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Thumbs up for ......
Tribal and Pre-Columbian Art
Throughout human history the head has been hunted, preserved, venerated, offered as sacrifice and even eaten. The uppermost part of the body, it contains the brain, eyes, ears, nose and mouth, all essential elements of human awareness, inspiration and expression. Most ancient peoples located soul, vitality, power and a daimon or ģenius (divine spirit) in the head. Heads are universally believed to contain the essential spirit of a person or deity. The Egyptian goddess Hathor was often portrayed as a beautiful golden head, connoting the divinity and soul of the maternal principle. In the language of images and the unconscious the head still symbolizes vital forces, essence and the immortal soul.
The Adan are a small group of people who live in south-east Ghana. If there is one thing that characterises Adan figurative carving, then it is its diversity. In a previous article I described three basic types of figurative carvings. These are - figures having two arms and two legs, figures lacking one or more limbs, and figures carrying something on their heads. In some cases Adan carvings can be very similar to some carvings, such as the one shown below, made by their neighbours, the Ewe.
My own interests lie mainly with African art, but, over the years, I have also been drawn to objects from other parts of the world. Some years ago the London based New Zealand dealer Ben Hunter showed my two objects that had been collected towards the end of the 19th century from the Naga People. The first is a small wooden mask that would have once been worn around the neck. It measures 9 cms in height, is black in colour, and has four coloured beads attached to holes in each ear-lobe. (The beads may have been added at a later date.) I presume that, originally, there would have been bone or glass eyes attached to the eye-sockets, though these are now missing.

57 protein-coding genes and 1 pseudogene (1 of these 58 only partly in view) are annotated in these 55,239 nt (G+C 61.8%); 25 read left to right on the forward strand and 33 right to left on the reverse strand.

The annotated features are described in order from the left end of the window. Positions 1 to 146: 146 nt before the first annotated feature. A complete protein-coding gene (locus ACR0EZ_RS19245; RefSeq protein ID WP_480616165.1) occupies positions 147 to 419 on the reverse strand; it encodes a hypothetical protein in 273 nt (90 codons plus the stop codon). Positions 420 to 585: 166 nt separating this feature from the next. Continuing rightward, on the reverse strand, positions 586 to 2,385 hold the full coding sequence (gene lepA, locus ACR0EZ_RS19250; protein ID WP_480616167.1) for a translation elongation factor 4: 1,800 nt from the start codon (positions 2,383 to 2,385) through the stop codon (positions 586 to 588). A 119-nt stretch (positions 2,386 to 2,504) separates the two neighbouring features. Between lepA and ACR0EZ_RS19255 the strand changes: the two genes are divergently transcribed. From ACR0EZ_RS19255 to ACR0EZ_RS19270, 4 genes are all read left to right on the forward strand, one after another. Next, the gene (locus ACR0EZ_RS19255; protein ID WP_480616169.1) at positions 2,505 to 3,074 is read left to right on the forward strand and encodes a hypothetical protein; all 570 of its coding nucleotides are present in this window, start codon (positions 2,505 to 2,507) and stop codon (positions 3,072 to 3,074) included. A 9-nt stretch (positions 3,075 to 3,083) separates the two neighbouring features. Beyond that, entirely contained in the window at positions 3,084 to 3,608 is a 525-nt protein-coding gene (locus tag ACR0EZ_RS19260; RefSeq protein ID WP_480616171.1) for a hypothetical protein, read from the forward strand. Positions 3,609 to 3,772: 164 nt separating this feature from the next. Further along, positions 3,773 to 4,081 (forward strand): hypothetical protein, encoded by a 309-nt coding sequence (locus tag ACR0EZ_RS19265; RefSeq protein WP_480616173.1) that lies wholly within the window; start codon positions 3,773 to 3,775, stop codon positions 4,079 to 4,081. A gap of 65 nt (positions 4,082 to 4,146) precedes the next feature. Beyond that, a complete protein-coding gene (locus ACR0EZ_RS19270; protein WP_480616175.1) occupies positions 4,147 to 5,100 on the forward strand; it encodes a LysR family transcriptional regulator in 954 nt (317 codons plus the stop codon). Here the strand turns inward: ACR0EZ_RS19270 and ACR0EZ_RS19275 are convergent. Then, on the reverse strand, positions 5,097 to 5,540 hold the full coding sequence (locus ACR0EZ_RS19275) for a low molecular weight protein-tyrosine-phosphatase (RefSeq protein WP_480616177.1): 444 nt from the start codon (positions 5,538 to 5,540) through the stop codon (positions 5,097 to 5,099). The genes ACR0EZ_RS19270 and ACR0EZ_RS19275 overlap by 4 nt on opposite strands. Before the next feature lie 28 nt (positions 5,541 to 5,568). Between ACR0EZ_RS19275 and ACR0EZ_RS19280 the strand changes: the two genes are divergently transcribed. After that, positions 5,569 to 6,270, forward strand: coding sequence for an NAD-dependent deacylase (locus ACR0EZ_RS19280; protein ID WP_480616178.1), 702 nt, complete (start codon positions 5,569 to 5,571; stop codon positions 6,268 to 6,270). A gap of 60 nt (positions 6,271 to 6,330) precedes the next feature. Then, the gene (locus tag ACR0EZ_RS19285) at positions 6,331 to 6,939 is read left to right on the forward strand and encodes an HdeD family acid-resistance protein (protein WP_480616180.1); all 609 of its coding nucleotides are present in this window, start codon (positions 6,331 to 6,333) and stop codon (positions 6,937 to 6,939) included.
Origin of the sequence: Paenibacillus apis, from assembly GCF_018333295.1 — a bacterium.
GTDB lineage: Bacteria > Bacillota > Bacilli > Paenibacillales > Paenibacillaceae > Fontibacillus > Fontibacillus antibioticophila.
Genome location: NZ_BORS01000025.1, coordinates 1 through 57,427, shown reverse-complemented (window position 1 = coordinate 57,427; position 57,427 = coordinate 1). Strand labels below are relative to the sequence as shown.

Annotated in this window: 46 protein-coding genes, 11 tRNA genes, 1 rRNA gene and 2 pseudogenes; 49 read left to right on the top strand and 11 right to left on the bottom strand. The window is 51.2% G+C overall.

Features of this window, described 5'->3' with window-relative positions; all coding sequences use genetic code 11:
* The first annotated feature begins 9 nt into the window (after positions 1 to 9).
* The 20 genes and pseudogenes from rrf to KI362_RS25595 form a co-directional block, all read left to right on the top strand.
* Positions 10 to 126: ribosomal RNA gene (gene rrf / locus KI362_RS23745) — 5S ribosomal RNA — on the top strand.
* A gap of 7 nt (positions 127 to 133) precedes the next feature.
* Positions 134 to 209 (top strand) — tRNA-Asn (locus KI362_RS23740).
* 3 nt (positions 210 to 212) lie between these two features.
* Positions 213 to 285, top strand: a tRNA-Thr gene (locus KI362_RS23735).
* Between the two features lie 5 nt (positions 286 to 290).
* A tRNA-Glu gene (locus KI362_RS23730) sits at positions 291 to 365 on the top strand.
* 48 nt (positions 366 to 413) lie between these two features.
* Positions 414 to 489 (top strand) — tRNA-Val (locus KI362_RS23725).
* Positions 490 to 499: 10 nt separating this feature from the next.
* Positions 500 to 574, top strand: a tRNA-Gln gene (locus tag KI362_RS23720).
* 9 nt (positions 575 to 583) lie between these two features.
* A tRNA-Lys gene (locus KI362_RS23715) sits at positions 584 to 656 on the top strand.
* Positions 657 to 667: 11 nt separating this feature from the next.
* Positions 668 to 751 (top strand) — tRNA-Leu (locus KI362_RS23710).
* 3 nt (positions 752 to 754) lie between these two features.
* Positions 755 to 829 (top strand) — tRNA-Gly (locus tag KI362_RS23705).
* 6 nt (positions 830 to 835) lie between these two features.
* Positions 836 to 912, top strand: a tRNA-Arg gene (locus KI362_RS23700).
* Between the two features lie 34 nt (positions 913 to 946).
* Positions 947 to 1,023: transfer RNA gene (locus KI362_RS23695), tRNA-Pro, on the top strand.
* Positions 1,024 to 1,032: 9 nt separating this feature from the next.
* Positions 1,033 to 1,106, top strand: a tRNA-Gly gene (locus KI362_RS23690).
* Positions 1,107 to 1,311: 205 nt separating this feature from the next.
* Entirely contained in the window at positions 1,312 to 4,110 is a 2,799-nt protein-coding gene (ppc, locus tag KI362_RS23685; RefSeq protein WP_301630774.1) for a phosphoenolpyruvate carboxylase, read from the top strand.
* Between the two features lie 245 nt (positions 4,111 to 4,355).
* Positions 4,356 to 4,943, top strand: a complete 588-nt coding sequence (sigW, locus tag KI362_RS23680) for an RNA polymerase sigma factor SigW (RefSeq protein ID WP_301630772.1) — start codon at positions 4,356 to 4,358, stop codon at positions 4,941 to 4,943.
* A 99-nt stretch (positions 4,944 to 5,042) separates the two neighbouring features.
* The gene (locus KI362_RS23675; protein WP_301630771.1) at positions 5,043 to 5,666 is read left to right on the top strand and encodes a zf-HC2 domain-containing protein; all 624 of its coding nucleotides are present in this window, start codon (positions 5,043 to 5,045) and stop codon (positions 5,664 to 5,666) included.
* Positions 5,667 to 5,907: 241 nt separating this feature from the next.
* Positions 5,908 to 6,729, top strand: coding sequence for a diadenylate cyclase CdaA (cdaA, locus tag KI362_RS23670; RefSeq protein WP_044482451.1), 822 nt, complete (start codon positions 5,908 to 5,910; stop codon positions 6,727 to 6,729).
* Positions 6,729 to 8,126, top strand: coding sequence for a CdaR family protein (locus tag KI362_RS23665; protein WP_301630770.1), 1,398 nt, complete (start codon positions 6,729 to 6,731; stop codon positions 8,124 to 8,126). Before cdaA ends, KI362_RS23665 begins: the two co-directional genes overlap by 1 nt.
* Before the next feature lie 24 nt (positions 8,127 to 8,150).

There can be few collectors of African art who have not heard about the British Benin expedition of 1897. Benin City, in Nigeria, was sacked by a British led force, following an attack on a group of British administrators and their African bearers. Hundreds of bronze artworks were removed from the Oba’s palace. Today many of these beautiful objects are to be found in the British Museum in London, and in other European and American museums and private collections. The Government of Nigeria has called for the return of these items.
On November 6th, 2005, the Volkerkundemuseum der Josefine und Eduard von Portheim-Stiftung in Heidelberg, Germany, opened its doors to an exhibition of African art. This was “Mit dem Auge des Astheten. Kunst aus Gabun” (“With the Eye of the Aesthete: Art from Gabon”). According to the catalogue, the seventy-odd items on show were ancient, and of great importance. However, according to Lorenz Homberger and Christine Stelzig, “it appears to us that many of the objects shown in Heidelberg are contemporary reproductions and therefore problematic to the trained eye”. They belonged to, “the many thousands of copies flooding the market (that) are produced in abundance not only in Gabon, but also, and primarily, in workshops in Cameroon, where they are laboriously ‘aged’”.